Lifestyle – Rest

Nightly sleep—a rest vitamin. Many people want to sleep as little as possible. There are so many things that seem more interesting or important than getting a few more hours of sleep. But just as exercise and nutrition are essential for optimal health and happiness, so is sleep. The quality of sleep directly affects the quality of the waking time. There is no other activity that delivers so many benefits with so little effort!

Sleep is regulated by the circadian rhythm, which is affected by the rays of the sun. The sunlight that enters through the eye helps develop chemicals in the body that encourage the feeling of, and need for, sleep in a cyclic pattern of about every 24 hours. Nightly sleep is most vital for the brain and especially the frontal lobe. With adequate sleep the frontal lobe can function with greater speed, greater accuracy, and greater efficiency. An understanding of how to maximize the benefits from sleep is not only important for physical health but also spiritual health.

The required amount of sleep needed varies per individual. One factor in determining this is age. Infants need the most sleep and usually require about 16 to 18 hours per day, while teenagers need, on average, around 9 hours per day. Most adults need around 7 to 9 hours of sleep per night. Despite popular thought, people do not seem to adapt to getting less sleep than they need.

There is a big difference between the amount of sleep you can get by with, and the amount you need to function optimally. The best way to figure out if you’re meeting your sleep needs is to evaluate how you feel as you go about your day. If you are logging enough hours, you’ll feel energetic and alert all day long, from the moment you awake until your regular bedtime.

Many problems can result from being sleep deprived. At least 40 million Americans each year suffer from chronic, long-term sleep disorders, and an additional 20 million experience occasional sleeping problems.

While it may seem like losing sleep isn’t such a big deal, sleep deprivation has a wide range of negative effects. These include:

  • Fatigue, lethargy, and lack of motivation
  • Moodiness and irritability
  • Reduced creativity and problem-solving skills and the ability to cope with stress
  • Reduced immunity; frequent colds and infections
  • Concentration and memory problems
  • Weight gain
  • Impaired motor skills and increased risk of accidents
  • Difficulty making decisions
  • Increased risk of diabetes, heart disease, and other health problems
  • The following are signs that you may be sleep deprived:
  • Need an alarm clock in order to wake up on time
  • Rely on the snooze button
  • Have a hard time getting out of bed in the morning
  • Feel sluggish in the afternoon
  • Get sleepy in meetings, lectures, or warm rooms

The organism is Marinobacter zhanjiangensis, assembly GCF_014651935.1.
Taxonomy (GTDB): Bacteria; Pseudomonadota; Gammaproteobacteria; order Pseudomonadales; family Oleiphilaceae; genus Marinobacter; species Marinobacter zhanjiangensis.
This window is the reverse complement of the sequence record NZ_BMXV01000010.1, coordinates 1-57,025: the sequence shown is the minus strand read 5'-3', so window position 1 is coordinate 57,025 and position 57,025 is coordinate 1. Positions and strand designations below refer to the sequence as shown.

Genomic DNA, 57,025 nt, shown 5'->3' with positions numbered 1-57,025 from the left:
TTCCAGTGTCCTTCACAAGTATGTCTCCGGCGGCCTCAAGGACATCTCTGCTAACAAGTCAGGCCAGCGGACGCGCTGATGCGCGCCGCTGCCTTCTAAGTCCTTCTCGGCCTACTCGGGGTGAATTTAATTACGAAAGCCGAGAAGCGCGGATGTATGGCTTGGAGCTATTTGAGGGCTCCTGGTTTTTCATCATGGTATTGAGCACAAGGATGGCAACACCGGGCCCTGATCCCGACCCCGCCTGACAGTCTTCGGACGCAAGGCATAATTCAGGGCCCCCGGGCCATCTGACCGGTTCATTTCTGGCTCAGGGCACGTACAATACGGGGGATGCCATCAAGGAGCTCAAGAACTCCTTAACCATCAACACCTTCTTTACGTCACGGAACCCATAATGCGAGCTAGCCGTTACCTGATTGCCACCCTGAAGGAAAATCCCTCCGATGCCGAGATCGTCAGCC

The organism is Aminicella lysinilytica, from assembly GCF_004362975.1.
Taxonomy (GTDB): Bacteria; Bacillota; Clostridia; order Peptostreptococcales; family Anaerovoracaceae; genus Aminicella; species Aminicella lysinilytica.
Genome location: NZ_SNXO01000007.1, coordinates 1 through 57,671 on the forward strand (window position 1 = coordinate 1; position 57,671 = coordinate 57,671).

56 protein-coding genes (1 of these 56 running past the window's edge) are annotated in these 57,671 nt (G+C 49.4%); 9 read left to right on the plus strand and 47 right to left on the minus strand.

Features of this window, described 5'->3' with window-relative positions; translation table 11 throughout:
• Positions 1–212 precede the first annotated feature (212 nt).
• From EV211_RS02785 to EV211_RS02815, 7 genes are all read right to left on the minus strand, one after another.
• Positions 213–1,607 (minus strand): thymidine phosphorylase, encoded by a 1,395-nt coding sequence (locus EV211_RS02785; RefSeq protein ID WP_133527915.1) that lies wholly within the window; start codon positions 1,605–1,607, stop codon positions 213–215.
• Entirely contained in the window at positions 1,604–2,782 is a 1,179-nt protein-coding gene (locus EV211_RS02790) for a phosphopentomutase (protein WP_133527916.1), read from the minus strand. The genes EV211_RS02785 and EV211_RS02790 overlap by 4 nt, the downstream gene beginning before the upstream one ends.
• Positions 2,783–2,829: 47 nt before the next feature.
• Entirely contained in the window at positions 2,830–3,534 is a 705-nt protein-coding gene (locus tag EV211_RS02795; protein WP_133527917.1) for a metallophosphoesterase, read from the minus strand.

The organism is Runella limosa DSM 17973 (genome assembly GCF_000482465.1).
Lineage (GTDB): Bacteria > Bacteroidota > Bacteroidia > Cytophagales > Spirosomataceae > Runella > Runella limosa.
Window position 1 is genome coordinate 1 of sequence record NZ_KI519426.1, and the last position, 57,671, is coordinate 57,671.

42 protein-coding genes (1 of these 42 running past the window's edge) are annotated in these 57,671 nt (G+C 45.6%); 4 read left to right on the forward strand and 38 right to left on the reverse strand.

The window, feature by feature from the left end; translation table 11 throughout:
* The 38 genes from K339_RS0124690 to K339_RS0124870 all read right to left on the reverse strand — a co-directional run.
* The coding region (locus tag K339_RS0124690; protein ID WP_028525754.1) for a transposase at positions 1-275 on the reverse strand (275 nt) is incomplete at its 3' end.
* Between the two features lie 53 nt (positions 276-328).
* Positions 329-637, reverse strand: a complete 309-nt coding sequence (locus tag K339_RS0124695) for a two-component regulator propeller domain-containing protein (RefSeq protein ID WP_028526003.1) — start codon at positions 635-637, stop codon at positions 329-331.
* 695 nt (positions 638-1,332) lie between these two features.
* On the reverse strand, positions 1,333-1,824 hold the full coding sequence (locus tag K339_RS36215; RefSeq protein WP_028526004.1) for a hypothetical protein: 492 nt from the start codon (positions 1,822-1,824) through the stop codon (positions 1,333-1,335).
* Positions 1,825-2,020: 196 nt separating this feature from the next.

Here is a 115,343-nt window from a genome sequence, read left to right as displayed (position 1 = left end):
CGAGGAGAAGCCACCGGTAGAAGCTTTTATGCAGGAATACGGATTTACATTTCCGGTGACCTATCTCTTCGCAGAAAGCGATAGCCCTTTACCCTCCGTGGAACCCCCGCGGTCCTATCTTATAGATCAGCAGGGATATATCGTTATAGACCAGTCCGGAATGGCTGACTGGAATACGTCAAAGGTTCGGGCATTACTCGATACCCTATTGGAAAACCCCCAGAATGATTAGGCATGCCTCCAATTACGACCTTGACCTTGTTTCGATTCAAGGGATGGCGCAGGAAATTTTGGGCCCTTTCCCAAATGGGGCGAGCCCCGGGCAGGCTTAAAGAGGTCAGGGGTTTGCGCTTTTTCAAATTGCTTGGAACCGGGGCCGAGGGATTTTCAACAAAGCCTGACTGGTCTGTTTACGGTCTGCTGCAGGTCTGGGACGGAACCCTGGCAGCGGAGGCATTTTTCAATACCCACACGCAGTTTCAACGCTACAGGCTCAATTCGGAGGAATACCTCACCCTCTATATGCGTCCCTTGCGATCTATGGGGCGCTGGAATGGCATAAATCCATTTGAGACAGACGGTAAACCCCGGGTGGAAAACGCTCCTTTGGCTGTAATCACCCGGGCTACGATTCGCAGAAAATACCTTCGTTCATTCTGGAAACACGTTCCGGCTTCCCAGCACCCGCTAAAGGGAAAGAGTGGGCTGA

• Get drowsy after heavy meals or when driving
  • Need to nap to get through the day
  • Fall asleep while watching television or relaxing in the evening
  • Feel the need to sleep in on weekends
  • Fall asleep within five minutes of going to bed

While you can’t pay off sleep debt in a night or even a weekend, with a little effort and planning, you can get back on track:

  • Aim for at least 8 hours of sleep every night. Make sure you don’t fall further in debt by blocking off a minimum of 8 hours for sleep each night. Consistency is the key.
  • Settle short-term sleep debt with an extra hour or two per night.
  • Record when you go to bed, when you get up, your total hours of sleep, and how you feel during the day. As you keep track of your sleep, you’ll discover your natural patterns and get to know your sleep needs.
  • Pick a two-week period when you have a flexible schedule. Go to bed at the same time every night and allow yourself to sleep until you wake up naturally. No alarm clocks! If you continue to keep the same bedtime and wake up naturally, you’ll eventually dig your way out of debt and arrive at the sleep schedule that’s ideal for you.
  • Make sleep a priority. Just as you schedule time for work and other commitments, you should schedule enough time for sleep. Instead of cutting back on sleep in order to tackle the rest of your daily tasks, put sleep at the top of your to-do list.
  • The following principles improve sleep:
  • Sleep in a dark, quiet, cool room with fresh air throughout the night
  • Be regular in your hours of sleep
  • Experience daily exercise
  • Go to bed on an empty stomach
  • Avoid stimulants, drugs, sleeping pills
  • Eliminate alcohol, tobacco, nicotine and caffeine
  • Develop proper relationships with man and God
  • Establish regular times for going to sleep and rising
  • Your deepest and best sleep is between 9:00 p.m.–midnight.